It is no exaggeration to say that Compass and its chief executive Richard Cousins has elevated the term low-key into something of an art form.
A modest three-storey red brick building in Chertsey, Surrey, is home to the biggest caterer in the world. Cousins, a 51-year-old father of two who rarely gives interviews, is the antithesis of the celebrity CEO: unassuming and quick to praise his team – and you get the impression he really means it, too.
Yet there is nothing modest about the size of the business. It serves a large chunk of the world at work and at play. Compass operates in 50 countries and has 35,000 clients that range from the Bank of England and Visa to the US Open and the Wimbledon tennis championships. It spends £3.5bn on food a year, which includes 8m cans of coke. It employs 386,000 people worldwide, close to the size of China’s standing army. And all of this adds up to 4bn meals served each year.
Investors will also have been pleased by the firm’s progress. Compass posted half-year pre-tax profits up 14 per cent to £462m last month, on sales up 2.6 per cent to £7.1bn. Over the last four years it has raised its operating margin –?thanks to what Cousins describes as a “relentless focus on efficiency” – from 4.5 per cent to seven per cent. And in May it raised its half-year dividend 14 per cent to 5p, which Cousins points out means that for the last two-and-a-half years it has consistently raised its payouts by double-digit figures.
A soft-spoken Cousins, who is sitting at the head of the firm’s oval 20-seat meeting table in its third-floor boardroom, says he is pleased with growth in the first half of the year, and expects the second half and beyond to be even better.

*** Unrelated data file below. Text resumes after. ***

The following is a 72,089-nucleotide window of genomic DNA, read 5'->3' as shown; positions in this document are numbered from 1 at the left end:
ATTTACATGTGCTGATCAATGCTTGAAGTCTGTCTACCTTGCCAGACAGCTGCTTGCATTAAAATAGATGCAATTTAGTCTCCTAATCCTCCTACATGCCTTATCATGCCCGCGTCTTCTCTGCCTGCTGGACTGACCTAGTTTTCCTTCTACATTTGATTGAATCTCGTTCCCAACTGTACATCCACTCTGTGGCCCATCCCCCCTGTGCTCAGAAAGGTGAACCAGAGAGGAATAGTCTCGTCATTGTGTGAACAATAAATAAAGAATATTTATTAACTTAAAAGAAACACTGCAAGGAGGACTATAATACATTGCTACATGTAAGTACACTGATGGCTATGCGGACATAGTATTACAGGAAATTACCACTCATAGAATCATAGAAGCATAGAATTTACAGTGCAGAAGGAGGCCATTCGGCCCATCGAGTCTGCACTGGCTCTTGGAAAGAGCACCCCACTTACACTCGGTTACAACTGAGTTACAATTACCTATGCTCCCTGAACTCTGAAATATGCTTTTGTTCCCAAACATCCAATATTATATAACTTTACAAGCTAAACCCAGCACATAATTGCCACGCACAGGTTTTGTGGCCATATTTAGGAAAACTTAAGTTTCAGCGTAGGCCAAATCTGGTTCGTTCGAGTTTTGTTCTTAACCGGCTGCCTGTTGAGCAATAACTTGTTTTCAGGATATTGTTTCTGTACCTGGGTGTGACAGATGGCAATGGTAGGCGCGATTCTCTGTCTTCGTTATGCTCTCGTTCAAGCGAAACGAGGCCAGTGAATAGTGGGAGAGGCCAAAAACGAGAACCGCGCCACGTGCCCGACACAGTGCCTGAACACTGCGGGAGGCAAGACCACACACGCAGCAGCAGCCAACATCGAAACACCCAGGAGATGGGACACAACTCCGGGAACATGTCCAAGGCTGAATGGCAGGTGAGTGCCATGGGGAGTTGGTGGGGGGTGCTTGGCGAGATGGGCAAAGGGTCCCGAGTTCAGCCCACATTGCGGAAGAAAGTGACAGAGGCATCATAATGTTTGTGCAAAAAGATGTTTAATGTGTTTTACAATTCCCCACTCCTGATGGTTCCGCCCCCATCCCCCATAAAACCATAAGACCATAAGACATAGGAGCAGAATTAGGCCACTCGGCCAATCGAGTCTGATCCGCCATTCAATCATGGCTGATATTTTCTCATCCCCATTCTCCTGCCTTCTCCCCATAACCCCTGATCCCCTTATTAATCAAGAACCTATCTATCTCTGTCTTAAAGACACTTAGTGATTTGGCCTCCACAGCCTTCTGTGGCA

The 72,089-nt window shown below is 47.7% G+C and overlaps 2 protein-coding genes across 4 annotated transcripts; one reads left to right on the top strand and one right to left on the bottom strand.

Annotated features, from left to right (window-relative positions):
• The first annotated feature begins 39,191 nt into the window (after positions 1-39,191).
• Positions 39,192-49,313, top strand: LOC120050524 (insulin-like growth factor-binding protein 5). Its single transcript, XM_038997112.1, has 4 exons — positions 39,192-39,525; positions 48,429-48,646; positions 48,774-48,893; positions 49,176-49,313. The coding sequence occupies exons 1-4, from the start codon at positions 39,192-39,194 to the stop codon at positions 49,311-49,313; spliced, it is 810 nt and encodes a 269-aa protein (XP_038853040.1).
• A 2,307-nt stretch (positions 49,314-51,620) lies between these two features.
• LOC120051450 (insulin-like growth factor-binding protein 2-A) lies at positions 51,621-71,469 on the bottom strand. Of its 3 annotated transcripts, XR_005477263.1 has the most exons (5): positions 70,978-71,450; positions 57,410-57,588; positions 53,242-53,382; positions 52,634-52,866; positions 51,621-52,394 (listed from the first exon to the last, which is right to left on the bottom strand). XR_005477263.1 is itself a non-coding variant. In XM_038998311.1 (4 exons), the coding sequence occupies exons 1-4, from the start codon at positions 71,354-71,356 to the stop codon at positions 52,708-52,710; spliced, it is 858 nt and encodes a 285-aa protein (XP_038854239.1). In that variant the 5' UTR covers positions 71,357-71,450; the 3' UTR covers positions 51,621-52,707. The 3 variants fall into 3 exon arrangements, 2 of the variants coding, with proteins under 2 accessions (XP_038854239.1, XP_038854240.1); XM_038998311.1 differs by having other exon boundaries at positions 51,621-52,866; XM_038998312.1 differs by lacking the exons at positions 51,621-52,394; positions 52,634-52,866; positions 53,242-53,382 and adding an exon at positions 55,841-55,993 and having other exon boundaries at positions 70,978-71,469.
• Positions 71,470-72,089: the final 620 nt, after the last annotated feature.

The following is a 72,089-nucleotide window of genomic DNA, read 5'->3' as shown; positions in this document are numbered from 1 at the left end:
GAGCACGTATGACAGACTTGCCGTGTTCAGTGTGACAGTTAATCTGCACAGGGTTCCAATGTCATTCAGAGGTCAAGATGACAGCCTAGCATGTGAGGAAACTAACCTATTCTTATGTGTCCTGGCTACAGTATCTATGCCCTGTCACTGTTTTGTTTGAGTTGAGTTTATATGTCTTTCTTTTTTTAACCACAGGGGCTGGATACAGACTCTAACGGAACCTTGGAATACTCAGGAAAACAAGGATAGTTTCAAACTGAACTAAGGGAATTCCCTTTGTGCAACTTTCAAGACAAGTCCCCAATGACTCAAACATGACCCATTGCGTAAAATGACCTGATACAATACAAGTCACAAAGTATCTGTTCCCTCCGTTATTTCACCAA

He says: “We are happy with the shape of the businesses as we emerge from recession. Global growth will be modest in the short to medium term, but we are increasingly excited about our growth prospects. We have fixed the fundamentals during the last four years. We have earned the right to grow.”
Cousins sees plenty of room for organic growth that the FTSE 100 business, with a market capitalisation of £10bn, can take advantage of to keep it ahead of rivals like France’s Sodexo or Germany’s Supreme Foodservice.
He argues that only half of the world’s foodservice industry is outsourced, with many organisations still providing their own. He adds: “We expect that to grow, particularly in the healthcare and education sectors, as governments around the world take costs out of their budgets after the financial crisis. Outsourcers like us can do it cheaper.”
He says this is the lesson he takes from chancellor George Osborne’s emergency budget last week, or US President Barack Obama’s healthcare reforms that were passed in March.
He adds: “We will not see an increased level of business tomorrow, it will take some time for these policies to feed through. But we are already seeing an increased level of enquires about our services from US hospitals.”
The firm sees education and healthcare as fertile ground because in this market only 30 per cent of the catering is outsourced, while in its core business and industry market 70 per cent of foodservices are handled by outside caterers.
Cousins still expects a lot of growth to come from the US, which accounts for 43 per cent of the firm’s sales. He says: “The US is still a vibrant economy which is capable of great structural growth.”
Cousins adds “apart from the Bric countries [Brazil, Russia, India and China]” he is also looking to grow in Turkey, Mexico and the Middle East. “We are excited about double digit growth we see in those countries,” he adds. The UK accounts for only 13 per cent of the group’s sales.
Compass also wants to grow its support services unit, which accounts for 12 per cent of revenues. This is a little known aspect of the business, but on some Royal Dutch Shell oil rigs or in some BHP Billiton mining camps Compass staff not only cook the food but undertake a range of other ancillary services.